What the Dickens?

I feel like I’m finally joining the adult world. James and I have settlement on our first house on Friday! We just spent an hour at Target today getting grown up things like trash cans and dish towels. And I didn’t buy books or movies because I currently have “enough” and they’re not “necessary”. Go figure.

Our wedding is not til June 1, so only James will be living in the house for the next 10 months (good thing it’s only 10 minutes from where I live). I get to spend the next 10 months painting and making it exactly how I want it, and filling those gorgeous built-in bookshelves with all sorts of papery wonders. Now you’re talking.

Speaking of books, I recently discovered something amazing. You’re not going to believe it. I started reading A Tale of Two Cities and I am enjoying it. Sure, Ebeneezer Scrooge and Oliver Twist are household names. But how many modern people actually enjoy reading Charles Dickens? I know I never did, even though I wanted to.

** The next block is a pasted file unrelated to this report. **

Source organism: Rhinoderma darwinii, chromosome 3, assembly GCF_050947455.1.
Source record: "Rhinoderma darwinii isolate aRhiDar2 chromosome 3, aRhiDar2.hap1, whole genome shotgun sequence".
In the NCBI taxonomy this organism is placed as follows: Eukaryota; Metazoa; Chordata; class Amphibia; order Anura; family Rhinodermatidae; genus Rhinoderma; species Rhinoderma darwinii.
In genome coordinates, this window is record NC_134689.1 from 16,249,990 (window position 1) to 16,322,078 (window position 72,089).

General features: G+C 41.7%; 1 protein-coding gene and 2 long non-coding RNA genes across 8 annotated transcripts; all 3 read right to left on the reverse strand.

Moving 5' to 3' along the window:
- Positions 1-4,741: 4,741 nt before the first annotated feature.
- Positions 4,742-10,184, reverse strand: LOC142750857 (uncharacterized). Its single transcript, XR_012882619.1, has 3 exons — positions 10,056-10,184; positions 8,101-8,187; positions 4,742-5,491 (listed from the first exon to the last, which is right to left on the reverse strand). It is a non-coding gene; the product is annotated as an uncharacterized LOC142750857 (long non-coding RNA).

Like many modern readers, I approach novels with a bit of violence. You know, eyes flashing like lighting through the words, flipping pages like a wild storm until the end is reached. This method has served me well for decades, beginning with Meet Felicity  in the second grade, and even through my love affairs with Alexander Dumas and Jane Austen.

Dickens doesn’t work that way. It was the opening passage of A Tale of Two Cities that let me on to the secret. “It was the best of times, it was the worst of times…” Speed read the beginning and you miss the artfulness of the most beautiful series of comma splices in history. If you try to rush through Dickens, you’re missing the point. He’s meant to be enjoyed slowly, like super rich dark chocolate.

So now I know. I read no more than one chapter a day, one sentence at a time, admiring the genius of each phrase. And I’m loving it. Charlie and I have made peace.

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One thought on “What the Dickens?

  1. I had a similar revelation when I read Great Expectations. There’s humor there – and wit. There’s brilliant phrasing and story lines. But you’re right, if you read at normal speed, you miss it all. It took me a few tries but I got Great Expectations read, and now when I read Dickens I go one or two chapters at a time and then switch to something else until the next day.
    Congratulations on your wedding! Mine is nine months away now, so I know how excited you must be. 🙂

    Liked by 1 person

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